A long and probably complex post about connections my mind has been making.
I don’t watch live TV, I use catch-up instead, but sometimes I do end up catching adverts. Because it happens so seldom I find it interesting to watch them, analysing and judging them, rather than trying to ignore them. The McDonalds ones often stand out. I find them sly. They take positive emotions or values and connect them with their products or portray themselves as the solution to common circumstances. There’s just something different about their attitude compared to other adverts.
This resonated because I’ve been reading the brilliant Common Cause report, and it says something similar. On p. 19 it says that a business, such as McDonalds, just wants to sell hamburgers, and in doing so the business doesn’t care what values they are affecting or strengthening. What their adverts are doing is taking ‘intrinsic’ values, such as companionship and well-being, and connecting them with ‘extrinsic’ ones, such as image, fitting in and consumerism. It is clearly not positive that the latter should be used to strengthen the former.
The report is aimed at civil society organisations, but what it’s saying is interesting and relevant to everyone. It talks about the various values that people hold, and the way that campaigns and marketing targets these values. What Common Cause is interested in is how these values are unconsciously shaped or affected by what happens around us, since the values we commonly see are the ones we attached greater importance to. The Common Cause report argues that these relationships should be more widely understood and used explicitly, in order to bring about common, positive and beneficial change.
I also found aspects of the Common Cause report related to aspects of Gladwell’s ‘Outliers’ in my previous post. The report says that when the relationship between various values held is plotted on an axis (with extrinsic <> intrinsic and physical self <> self transcendence) the relationship is similar across countries, even if the priority attached to values is different. People then feel rewarded when they act in line with the values they hold. This similarity and difference relates to ideas Gladwell has on cultural legacy and its effect.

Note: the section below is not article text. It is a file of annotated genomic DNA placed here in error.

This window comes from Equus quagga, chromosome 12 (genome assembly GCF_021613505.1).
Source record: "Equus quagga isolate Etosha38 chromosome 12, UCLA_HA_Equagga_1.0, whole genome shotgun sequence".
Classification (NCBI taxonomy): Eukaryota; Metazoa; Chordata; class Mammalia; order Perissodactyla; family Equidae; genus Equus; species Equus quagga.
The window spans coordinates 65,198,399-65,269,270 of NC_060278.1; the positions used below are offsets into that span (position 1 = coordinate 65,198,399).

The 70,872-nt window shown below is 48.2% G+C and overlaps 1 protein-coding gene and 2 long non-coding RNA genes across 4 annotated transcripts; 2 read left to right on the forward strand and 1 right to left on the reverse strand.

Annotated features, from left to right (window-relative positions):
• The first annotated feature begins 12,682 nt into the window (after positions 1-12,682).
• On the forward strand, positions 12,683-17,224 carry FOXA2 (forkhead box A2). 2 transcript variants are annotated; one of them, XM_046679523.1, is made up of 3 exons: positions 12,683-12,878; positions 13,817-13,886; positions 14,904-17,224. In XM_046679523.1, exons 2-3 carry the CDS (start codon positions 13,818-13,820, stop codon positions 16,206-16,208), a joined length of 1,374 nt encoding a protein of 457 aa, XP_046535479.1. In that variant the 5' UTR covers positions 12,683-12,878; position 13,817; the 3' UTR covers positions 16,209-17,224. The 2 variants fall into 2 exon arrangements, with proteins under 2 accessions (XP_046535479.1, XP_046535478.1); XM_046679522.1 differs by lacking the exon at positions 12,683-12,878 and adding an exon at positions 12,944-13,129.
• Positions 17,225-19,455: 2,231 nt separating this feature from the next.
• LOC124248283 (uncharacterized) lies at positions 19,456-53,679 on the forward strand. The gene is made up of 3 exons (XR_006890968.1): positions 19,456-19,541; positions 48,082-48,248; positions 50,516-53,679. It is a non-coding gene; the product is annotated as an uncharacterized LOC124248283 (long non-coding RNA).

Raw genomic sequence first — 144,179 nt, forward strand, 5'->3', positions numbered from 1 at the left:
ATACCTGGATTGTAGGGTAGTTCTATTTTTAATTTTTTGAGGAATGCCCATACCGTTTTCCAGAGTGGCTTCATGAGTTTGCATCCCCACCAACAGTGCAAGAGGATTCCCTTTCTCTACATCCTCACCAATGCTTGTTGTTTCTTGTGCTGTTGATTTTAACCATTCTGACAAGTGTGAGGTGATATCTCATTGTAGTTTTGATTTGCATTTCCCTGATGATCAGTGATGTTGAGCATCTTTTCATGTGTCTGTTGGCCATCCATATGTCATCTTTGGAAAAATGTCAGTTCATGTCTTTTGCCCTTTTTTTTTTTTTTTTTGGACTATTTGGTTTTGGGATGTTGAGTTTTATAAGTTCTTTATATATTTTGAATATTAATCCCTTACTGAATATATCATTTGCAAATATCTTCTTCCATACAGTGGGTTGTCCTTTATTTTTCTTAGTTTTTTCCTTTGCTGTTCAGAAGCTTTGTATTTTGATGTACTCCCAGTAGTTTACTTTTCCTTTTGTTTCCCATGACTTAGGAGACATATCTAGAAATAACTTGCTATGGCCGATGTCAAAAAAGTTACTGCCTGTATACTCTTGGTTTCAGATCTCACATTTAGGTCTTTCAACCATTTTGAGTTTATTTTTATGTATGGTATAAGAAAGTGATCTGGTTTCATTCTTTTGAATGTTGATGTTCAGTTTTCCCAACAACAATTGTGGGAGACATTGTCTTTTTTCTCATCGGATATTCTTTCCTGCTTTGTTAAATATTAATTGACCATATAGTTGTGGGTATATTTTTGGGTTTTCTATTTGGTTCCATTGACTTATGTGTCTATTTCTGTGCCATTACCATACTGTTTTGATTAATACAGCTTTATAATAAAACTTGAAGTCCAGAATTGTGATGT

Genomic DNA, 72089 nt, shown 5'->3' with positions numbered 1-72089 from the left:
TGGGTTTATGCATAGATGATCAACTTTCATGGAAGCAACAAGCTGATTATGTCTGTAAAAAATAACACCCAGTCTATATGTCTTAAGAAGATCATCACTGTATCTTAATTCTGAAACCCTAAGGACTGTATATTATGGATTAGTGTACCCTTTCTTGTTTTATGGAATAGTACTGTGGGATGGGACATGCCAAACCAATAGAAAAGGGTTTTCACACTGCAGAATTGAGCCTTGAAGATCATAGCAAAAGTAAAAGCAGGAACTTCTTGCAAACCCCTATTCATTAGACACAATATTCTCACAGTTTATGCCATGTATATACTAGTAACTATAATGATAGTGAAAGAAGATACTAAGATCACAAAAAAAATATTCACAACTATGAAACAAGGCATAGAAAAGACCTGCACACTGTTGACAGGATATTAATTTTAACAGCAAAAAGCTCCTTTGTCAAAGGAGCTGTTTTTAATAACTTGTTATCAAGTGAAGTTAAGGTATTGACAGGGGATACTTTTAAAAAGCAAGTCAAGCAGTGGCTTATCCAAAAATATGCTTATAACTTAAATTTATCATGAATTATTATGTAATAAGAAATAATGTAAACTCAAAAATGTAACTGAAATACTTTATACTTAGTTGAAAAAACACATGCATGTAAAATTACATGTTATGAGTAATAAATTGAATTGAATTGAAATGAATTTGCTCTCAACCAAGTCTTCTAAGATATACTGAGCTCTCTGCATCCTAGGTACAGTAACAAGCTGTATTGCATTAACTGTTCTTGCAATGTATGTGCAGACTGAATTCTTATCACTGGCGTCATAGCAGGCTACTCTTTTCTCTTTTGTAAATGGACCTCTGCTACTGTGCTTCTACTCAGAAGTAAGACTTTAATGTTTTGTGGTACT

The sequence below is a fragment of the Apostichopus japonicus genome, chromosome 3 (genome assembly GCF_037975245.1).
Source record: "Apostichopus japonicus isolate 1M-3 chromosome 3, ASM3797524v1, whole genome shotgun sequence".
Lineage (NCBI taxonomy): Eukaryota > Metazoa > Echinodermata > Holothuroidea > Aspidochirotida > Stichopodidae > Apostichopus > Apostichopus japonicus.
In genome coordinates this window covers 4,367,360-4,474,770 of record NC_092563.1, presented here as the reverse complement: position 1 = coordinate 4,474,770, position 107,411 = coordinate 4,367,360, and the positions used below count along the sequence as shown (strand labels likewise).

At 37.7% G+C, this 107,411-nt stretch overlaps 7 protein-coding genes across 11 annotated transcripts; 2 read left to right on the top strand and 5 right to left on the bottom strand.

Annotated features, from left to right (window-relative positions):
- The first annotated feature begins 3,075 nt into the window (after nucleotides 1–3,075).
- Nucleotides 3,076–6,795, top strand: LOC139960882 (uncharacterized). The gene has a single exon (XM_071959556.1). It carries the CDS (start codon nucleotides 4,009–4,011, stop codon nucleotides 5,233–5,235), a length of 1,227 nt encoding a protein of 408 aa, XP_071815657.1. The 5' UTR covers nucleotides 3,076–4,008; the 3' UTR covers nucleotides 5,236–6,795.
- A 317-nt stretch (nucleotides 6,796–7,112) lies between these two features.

Common Cause (p. 30) quote an observation about life-goal directed activity, which says that values affect the choice of activity, the effort put in, how long people persist and how they feel afterwards. But the answer to these questions can depend as much on the society as the person. Gladwell shows that what is considered a normal amount of, say effort, can be affected by your cultural legacy. This means the commonly understood frame of ‘effort’ or ‘work’ is different depending on the country. If the national frame of ‘work’ for one country means many hours, then that is considered normal. In another country the concept of ‘work’ may mean shorter and more flexible hours.
Therefore, similar priorities to similar values may be held – e.g. hard work – but the result can be different. These people will all feel rewarded when they have worked hard, but the product may vary. This is not something Common Cause touch on, but it is the alternative way of looking at things that Gladwell is trying to advocate.
There is also the fact that Gladwell’s need to understand cultural legacy, whether to adjust for it or simply recognise it, is similar to Common Cause’s need to be aware of and understand frames so that they can be worked with and used for change. Briefly, this also reminds me of a report I read a while ago for an essay, which considers a 21-hour working week. I wont go into it, but one point it raised was the many barriers to enacting such a policy. It concludes that while a 21-hour week cannot yet be a reality the report serves to open conversations and debates about the role of paid and unpaid work. What the report hopes, then, is to slowly adjust the common frame and cultural legacy attached to work.